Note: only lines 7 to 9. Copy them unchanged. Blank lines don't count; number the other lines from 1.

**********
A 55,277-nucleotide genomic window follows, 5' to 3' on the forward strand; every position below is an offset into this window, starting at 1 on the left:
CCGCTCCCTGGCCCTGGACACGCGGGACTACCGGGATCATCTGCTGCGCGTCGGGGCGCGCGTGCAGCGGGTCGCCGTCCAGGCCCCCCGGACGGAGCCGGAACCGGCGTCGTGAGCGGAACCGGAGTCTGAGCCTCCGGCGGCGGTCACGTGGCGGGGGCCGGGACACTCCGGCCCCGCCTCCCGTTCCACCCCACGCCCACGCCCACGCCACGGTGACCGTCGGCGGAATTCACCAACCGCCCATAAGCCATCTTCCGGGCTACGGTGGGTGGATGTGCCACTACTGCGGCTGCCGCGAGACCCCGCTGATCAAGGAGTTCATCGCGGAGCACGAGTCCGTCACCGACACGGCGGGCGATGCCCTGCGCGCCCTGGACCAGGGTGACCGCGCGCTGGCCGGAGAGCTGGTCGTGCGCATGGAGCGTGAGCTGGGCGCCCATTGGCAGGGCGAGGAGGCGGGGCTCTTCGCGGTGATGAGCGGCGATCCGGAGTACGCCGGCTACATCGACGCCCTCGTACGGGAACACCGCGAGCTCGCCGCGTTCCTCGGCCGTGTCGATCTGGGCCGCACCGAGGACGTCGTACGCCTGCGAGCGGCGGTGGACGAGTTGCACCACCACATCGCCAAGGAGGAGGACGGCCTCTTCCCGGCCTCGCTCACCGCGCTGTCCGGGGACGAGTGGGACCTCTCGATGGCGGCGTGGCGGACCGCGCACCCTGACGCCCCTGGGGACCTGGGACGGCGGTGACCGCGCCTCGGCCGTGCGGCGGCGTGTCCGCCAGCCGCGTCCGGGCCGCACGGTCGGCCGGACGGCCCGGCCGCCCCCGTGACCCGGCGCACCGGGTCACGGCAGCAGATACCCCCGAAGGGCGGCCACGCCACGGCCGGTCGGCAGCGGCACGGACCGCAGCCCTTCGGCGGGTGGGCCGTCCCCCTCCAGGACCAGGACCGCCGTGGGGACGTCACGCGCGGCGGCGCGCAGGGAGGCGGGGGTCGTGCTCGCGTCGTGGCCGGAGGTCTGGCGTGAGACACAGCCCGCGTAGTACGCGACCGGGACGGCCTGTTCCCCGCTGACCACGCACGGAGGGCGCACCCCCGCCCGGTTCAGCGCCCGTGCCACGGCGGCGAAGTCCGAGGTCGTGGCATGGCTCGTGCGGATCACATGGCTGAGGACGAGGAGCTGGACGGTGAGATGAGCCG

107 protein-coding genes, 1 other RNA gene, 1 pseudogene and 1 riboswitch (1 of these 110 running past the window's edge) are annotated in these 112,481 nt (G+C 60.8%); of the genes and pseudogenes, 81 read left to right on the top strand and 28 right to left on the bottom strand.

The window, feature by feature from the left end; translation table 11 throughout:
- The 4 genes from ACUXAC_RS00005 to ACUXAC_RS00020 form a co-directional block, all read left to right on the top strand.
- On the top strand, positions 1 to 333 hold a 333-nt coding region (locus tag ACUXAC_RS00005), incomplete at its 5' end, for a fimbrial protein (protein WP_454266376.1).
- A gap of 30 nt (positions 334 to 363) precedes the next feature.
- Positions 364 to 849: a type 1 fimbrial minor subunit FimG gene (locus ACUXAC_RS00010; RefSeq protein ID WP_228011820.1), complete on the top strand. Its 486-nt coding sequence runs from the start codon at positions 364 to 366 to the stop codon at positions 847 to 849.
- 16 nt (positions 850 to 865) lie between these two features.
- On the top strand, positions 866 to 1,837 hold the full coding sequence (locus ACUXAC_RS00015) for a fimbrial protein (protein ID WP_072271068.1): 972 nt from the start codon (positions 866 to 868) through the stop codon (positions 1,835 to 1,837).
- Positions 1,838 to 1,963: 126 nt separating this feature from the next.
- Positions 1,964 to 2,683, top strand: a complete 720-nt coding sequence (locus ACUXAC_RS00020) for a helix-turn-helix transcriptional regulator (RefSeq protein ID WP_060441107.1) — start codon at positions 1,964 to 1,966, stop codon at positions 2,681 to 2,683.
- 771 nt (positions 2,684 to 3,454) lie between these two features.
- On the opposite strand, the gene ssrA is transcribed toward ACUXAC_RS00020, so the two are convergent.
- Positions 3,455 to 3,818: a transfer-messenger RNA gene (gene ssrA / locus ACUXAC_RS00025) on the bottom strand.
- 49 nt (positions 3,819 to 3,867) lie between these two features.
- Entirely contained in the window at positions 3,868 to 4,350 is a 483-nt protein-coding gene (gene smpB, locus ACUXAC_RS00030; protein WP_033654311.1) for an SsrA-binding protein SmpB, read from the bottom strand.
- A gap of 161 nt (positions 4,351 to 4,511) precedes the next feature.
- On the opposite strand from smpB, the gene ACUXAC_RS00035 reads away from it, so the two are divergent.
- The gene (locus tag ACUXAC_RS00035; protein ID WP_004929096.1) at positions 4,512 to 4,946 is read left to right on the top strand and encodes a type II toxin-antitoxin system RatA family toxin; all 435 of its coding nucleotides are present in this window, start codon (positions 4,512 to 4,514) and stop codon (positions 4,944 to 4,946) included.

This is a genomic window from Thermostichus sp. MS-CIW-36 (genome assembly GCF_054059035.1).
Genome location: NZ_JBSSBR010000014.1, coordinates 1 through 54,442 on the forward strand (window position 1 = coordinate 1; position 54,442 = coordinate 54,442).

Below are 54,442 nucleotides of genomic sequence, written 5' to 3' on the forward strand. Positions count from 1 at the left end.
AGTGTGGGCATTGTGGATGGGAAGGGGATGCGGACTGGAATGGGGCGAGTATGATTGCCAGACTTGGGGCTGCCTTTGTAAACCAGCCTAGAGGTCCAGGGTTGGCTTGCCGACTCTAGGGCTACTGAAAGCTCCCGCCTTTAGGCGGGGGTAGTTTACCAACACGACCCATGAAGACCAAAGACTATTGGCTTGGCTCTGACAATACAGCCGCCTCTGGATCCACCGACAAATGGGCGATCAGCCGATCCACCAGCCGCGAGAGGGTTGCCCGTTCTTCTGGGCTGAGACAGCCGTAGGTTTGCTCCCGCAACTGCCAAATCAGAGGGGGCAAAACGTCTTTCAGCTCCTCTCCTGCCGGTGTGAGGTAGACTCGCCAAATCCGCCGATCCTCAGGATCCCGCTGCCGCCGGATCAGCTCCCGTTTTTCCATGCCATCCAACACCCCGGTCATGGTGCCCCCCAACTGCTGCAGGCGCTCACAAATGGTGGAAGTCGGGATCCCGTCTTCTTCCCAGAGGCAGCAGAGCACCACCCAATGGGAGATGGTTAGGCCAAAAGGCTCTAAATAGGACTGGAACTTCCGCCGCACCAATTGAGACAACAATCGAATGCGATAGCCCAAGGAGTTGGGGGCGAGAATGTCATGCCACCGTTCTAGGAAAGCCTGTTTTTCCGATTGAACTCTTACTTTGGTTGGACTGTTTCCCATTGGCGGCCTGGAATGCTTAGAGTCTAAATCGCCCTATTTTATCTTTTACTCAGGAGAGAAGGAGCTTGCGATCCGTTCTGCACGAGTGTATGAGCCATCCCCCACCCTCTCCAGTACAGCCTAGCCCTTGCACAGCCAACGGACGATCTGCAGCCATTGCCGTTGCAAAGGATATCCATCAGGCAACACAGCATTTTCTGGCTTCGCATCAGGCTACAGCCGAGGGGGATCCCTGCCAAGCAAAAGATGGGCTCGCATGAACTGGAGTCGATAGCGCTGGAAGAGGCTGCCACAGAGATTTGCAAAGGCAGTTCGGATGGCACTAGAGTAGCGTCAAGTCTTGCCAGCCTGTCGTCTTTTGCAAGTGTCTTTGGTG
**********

- A gap of 30 nt (positions 334 to 363) precedes the next feature.
- Positions 364 to 849: a type 1 fimbrial minor subunit FimG gene (locus ACUXAC_RS00010; RefSeq protein ID WP_228011820.1), complete on the top strand. Its 486-nt coding sequence runs from the start codon at positions 364 to 366 to the stop codon at positions 847 to 849.
- 16 nt (positions 850 to 865) lie between these two features.